I follow the logical style rule, but I think it’s silly. Kind of like ending a sentence in a preposition: Sometimes it sounds awkward not to. Also, I like to start sentences with conjunctions. But I know it’s incorrect.

Murphy

Wow, did you write this post for me? Commas? Oh, boy!

Actually, now that you’ve listed it all this stuff. I think I hate beat versus tags, too. *shrug* Alright, I confess, I do eenie, meenie, miney, moe with them. 😉

Did I bedazzle you with all those pesky commas?

Murphy 😀

Kristen Lamb

I used to be the Grammar Nazi from Hell, but have had to learn to lighten the hell up if I hoped to ever accomplish anything in life LOL.

Great blog!

A.J. Zaethe
A.J. Zaethe

I am so glad you asked. My number one hated rule would have to be the one on prologues. I love prologues. I think they are handy dandy notebook. Then again, I am also a fantasy writer, so I have more use for them. But still!
Thanks for the post.

Janet B Taylor

Hi Jami, old buddy!
Man, I have me a serious em dash and ellipsis issue. I like them. I think they add nicely to the pacing of a book. It may be that I like them too much. What do ya’ll think about these slippery, little buggers?

Suzanne Johnson

THANK YOU for clarifying the rules for commas and semicolons–those are the most common errors I see when I’m editing. Unlike you, I REALLY LOVE having commas and periods inside quotes and it drives me nuts to see them used improperly–no matter how the rule came about. The thing that makes me roll my eyes when people read my work is having them mark sentence fragments. I use them a lot, especially in dialogue and deep POV because that is how people think and talk, especially heterosexual males.

Lisa Gail Green

I am guilty. I know rules are there for a reason. But sometimes I break them anyway! Sometimes there are good reasons to break them… 😀

Julie

Preach on, sister.

I was an English teacher for sixteen years and am a bit of a stickler (geek), too.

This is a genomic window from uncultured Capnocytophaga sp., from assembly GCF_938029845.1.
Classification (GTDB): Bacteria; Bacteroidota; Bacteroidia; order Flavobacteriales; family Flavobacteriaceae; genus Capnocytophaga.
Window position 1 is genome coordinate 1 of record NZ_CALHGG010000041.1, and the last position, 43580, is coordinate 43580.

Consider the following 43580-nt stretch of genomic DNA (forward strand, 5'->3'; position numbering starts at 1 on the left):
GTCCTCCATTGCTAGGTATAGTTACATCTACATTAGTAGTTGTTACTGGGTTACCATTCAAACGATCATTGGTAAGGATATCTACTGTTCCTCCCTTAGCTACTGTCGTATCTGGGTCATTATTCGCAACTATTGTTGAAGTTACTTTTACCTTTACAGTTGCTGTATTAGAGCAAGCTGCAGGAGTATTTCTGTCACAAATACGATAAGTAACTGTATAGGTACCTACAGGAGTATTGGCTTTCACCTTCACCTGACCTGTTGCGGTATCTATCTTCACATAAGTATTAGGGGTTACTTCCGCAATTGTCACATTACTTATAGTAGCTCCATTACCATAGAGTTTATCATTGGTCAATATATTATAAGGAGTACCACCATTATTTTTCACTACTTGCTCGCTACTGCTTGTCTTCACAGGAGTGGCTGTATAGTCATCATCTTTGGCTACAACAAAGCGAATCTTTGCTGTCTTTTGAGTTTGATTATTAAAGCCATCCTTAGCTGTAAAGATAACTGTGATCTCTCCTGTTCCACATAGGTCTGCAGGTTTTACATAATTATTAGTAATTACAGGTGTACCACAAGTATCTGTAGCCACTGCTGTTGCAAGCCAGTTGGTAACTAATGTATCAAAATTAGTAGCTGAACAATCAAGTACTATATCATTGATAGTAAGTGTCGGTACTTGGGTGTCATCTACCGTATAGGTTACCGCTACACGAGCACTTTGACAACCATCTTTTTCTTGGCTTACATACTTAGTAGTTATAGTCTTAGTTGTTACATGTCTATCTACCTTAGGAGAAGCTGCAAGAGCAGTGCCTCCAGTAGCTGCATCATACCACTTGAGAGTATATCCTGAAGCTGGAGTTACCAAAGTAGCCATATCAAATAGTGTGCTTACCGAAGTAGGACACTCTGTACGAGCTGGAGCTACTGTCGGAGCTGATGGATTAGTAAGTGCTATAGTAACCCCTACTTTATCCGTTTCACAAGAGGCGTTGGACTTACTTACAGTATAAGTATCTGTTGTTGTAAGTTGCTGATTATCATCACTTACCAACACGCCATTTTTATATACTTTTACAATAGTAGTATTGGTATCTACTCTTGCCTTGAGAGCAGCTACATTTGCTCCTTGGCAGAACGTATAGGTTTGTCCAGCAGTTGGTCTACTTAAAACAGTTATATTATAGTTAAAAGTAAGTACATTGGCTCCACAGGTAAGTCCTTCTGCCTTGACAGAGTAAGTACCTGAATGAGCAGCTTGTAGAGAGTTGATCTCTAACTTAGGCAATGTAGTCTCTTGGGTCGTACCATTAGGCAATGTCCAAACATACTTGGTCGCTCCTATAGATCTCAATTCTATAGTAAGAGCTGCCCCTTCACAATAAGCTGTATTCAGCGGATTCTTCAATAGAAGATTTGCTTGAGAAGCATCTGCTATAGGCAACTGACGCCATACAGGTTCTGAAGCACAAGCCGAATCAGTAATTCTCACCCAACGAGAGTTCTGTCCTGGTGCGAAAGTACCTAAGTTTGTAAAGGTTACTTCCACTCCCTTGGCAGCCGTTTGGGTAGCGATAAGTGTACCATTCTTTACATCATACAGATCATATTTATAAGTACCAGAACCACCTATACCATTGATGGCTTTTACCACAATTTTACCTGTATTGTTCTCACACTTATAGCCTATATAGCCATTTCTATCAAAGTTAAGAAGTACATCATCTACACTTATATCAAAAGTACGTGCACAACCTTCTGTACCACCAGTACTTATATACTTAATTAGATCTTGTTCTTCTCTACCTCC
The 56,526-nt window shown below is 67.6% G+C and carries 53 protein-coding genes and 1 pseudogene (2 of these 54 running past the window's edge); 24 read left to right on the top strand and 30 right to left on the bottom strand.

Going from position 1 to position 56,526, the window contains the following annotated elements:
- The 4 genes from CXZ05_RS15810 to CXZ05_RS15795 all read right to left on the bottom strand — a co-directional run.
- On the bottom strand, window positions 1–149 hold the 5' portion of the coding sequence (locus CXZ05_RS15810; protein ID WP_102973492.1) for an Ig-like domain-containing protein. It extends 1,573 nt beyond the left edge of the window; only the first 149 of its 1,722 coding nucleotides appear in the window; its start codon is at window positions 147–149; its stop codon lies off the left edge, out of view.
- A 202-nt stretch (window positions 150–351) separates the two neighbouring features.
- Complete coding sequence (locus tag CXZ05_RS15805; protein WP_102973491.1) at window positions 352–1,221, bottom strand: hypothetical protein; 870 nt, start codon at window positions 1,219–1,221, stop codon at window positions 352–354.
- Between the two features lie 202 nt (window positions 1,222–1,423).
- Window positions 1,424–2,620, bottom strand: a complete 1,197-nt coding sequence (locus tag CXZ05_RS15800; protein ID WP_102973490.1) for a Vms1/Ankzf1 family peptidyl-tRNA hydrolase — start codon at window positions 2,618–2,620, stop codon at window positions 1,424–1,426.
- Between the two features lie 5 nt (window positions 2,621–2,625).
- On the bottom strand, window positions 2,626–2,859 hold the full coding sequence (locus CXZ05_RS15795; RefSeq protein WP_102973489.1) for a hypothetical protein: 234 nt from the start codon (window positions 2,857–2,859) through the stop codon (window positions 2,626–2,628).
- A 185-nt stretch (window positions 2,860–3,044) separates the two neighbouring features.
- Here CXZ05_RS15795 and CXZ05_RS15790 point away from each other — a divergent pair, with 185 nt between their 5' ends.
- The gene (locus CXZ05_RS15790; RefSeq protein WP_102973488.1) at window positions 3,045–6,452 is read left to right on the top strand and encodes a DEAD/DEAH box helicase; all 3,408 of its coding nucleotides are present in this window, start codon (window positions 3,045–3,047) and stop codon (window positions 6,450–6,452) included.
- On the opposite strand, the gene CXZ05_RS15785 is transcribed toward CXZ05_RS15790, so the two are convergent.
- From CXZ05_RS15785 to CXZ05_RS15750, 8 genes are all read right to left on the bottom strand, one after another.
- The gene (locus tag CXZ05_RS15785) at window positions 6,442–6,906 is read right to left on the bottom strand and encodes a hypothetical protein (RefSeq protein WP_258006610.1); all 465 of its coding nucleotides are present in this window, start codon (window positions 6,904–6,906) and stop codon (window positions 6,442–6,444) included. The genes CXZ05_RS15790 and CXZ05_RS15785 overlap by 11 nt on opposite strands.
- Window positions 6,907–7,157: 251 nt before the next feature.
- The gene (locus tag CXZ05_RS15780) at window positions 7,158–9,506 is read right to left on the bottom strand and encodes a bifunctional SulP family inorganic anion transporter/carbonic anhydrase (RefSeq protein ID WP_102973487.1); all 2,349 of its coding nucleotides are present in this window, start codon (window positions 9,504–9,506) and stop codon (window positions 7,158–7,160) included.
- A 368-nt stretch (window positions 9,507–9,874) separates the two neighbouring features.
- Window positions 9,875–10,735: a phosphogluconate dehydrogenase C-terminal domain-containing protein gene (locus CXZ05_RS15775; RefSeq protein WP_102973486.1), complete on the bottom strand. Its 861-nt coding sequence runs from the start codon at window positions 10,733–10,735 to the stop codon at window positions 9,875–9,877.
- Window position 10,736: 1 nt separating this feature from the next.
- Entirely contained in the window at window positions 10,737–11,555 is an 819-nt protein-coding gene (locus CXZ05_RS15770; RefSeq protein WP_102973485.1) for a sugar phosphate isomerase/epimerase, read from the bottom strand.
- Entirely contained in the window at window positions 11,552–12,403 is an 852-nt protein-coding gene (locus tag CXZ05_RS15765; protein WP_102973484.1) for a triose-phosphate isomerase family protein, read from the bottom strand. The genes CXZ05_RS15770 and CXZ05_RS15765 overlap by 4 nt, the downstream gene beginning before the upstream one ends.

But the quotation mark rules need to be adjusted. (And I think it’s okay to begin a sentence with a conjunction or even to write sentence fragments when it’s a style choice.)

I used to tell my students that they could break rules if they first knew the rules and then had a reason to break them.

Sounds like your logical rule for quotation marks fits that bill.

Carry on. 😉

Jessi
Jessi

Hmm, I guess I lean towards the punctuation inside the quotes, otherwise it just looks so weird to me, very “the cheese stands alone.” I have a pet peeve for writers that use the same adjective over and over. If it’s necessary, fine, but it can degrade the story too if the reader is bored of hearing about the same thing. (ex. I LOVED the Twilight series, but Stephenie Meyer did use the word ‘russet’ to describe Jacob all the time in the first book. I just wanted some other trait about him.)

Elisa

I hate trying to remember all the rules. Really, they just need to be simpler. Lol. So of course I’m on board for rule breakage on this one. ;p

Texanne
Texanne

Having forgotten most of the rules of grammar, I generally jitterbug freely through my compositions–and no, it’s not just to bug English teachers. Mrs. Mary Orr of seventh grade will always be a sweet memory. “I didn’t say you were a good writer. I said you wrote interesting sentences.” Some journalism class in college gave me the opportunity to set type. Take it out of little drawers and place it carefully, in reverse, into small wooden boxes. Fun with obsolete technology. Several years ago I threw out the typesetter rules for quotation marks, opting for the logical system. Also gone: the prohibitions against splitting infinitives, ending a sentence with an infinitive, and beginning a sentence with a conjunction. What will never go 1: the prohibition against mixing number in order to avoid saying the dread his. “Each student will turn in their paper”–NOT! “Each student will turn in his or her paper”–NOT! “Each student will turn in his paper.” Or, if it’s a class of girls, then, “Each student will turn in her paper.” What will never go 2: The requirement to use the proper case for pronouns. “This invitation is for she and I.” When I hear that sort of thing, I want to hunt, trap, skin, and cook the perpetrator. Where does that particular disaster come from? Quibble: Our language lacks a half-height exclamation mark. Wouldn’t it be nice to be able to show that a sentence was spoken with vigor but not alarm? Yeah. I want a…  — Read More »